6. Your focus may change.
You may have agonized over which course of study to choose, but only about 27% of college graduates work in a job related to their major. Perhaps you’re among the group that knew exactly how you wanted to spend your working years when you started college, but that’s not the case for most of us. Few of us are equipped to choose a career in our late teens or early twenties (especially when you consider that we often get bad advice).
So give yourself some grace if you soon realize that the bachelor’s degree in English was a better idea in college than in the working world (no offense, English majors).
7. Classes may be over, but learning isn’t.
There’s a reason the ceremony is called commencement, marking “a beginning or a start.” Graduation may signal the formal completion of your studies, but learning should be a lifelong endeavor. As you begin to establish yourself in a field or a career, find individuals more senior than you and ask them good questions, network with leaders who have lessons to share, and make reading a priority.
It’s certainly appropriate (and expected!) to take some time to celebrate and reflect on the work you’ve accomplished, especially since you join a third of the U.S. population with a bachelor’s degree. But celebration can quickly lead to complacency, so don’t let those habits of learning you’ve developed over the past 16+ get too stale.
Congratulations to all those celebrating this graduation season! We hope that the path ahead is full, fun, reassuring, and exciting. And if the workforce isn’t quite what you expected, there’s always graduate school.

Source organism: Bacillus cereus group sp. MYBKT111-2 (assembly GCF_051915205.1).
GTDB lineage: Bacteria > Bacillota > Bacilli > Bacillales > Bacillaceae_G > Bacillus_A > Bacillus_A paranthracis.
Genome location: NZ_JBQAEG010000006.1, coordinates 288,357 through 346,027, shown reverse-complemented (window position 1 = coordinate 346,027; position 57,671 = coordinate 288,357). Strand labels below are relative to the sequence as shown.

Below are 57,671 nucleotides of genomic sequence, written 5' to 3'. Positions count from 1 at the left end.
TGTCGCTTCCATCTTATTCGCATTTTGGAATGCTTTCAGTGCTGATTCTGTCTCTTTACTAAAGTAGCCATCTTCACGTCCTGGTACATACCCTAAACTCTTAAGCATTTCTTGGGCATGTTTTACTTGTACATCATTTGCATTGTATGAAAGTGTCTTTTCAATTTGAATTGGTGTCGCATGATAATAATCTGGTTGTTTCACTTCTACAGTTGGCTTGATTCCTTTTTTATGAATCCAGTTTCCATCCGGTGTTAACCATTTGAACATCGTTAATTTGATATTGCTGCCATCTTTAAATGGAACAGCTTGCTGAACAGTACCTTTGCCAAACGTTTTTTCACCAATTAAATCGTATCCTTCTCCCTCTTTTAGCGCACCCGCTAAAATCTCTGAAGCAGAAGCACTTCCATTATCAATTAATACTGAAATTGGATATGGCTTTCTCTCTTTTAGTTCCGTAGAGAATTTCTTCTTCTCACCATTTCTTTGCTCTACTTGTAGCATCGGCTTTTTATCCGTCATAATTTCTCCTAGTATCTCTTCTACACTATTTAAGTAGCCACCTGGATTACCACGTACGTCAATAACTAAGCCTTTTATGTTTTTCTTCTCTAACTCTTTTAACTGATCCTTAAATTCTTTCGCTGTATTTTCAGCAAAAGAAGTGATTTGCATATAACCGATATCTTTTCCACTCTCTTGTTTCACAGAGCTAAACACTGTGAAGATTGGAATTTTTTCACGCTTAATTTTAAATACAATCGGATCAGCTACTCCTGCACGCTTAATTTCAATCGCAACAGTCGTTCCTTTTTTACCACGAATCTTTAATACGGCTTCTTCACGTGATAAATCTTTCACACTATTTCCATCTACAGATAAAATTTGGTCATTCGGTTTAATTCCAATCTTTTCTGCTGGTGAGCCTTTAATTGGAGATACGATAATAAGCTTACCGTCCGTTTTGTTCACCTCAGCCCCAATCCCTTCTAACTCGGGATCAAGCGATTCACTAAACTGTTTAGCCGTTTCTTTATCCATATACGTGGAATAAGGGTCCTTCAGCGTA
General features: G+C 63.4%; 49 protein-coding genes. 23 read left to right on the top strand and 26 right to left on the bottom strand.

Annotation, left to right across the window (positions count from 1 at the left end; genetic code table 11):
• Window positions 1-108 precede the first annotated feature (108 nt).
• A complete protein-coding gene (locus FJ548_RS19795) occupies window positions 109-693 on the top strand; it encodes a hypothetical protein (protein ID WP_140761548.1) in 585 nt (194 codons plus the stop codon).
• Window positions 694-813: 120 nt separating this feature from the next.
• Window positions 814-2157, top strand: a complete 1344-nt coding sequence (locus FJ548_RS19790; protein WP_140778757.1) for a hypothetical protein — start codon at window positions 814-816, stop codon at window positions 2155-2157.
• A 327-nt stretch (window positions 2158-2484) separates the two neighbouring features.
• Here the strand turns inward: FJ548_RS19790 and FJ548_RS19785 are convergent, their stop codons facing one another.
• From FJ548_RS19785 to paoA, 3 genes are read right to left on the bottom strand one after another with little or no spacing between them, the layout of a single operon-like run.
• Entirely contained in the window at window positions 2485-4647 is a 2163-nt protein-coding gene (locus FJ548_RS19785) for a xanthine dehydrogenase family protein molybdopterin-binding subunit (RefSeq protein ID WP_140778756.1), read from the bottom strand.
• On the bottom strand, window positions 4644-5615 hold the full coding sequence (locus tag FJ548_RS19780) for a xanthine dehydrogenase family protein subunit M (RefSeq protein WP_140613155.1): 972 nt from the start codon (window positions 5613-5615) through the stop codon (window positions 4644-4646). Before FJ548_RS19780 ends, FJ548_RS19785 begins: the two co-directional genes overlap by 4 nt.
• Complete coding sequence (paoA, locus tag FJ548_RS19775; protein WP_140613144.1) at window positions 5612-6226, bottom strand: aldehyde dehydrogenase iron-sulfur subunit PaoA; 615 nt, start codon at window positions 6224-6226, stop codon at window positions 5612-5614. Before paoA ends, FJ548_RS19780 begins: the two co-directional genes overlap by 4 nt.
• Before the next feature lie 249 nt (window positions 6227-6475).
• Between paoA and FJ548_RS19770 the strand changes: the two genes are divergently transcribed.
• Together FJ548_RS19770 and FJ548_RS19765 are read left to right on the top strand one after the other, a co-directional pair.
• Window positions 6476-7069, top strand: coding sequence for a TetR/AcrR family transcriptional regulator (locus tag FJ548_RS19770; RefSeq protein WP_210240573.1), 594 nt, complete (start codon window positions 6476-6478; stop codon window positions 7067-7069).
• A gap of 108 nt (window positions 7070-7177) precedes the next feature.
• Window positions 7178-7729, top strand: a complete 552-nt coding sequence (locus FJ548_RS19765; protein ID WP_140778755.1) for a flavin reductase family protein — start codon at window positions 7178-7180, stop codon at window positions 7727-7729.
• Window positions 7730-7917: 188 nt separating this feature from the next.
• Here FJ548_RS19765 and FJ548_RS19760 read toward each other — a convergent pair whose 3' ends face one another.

Know a recent graduate who could use this advice? Share this post with them at the links below! If they’re in the Denver area, we’d love to see them at one of our upcoming events.
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This post was published May 17, 2018
Dustin oversees the marketing, publications, social media, podcast, and website as the director of communications for the Denver Institute of Faith & Work. He has previously served with the University of Colorado Boulder and Wycliffe Bible Translators. He holds an M.A. in Communication from the University of Colorado Denver and a B.A. in Political Science from the University of Florida. Dustin also serves on the board of the Colorado chapter of the Public Relations Society of America. He and his wife, Laura, attend Storyline Fellowship in Arvada.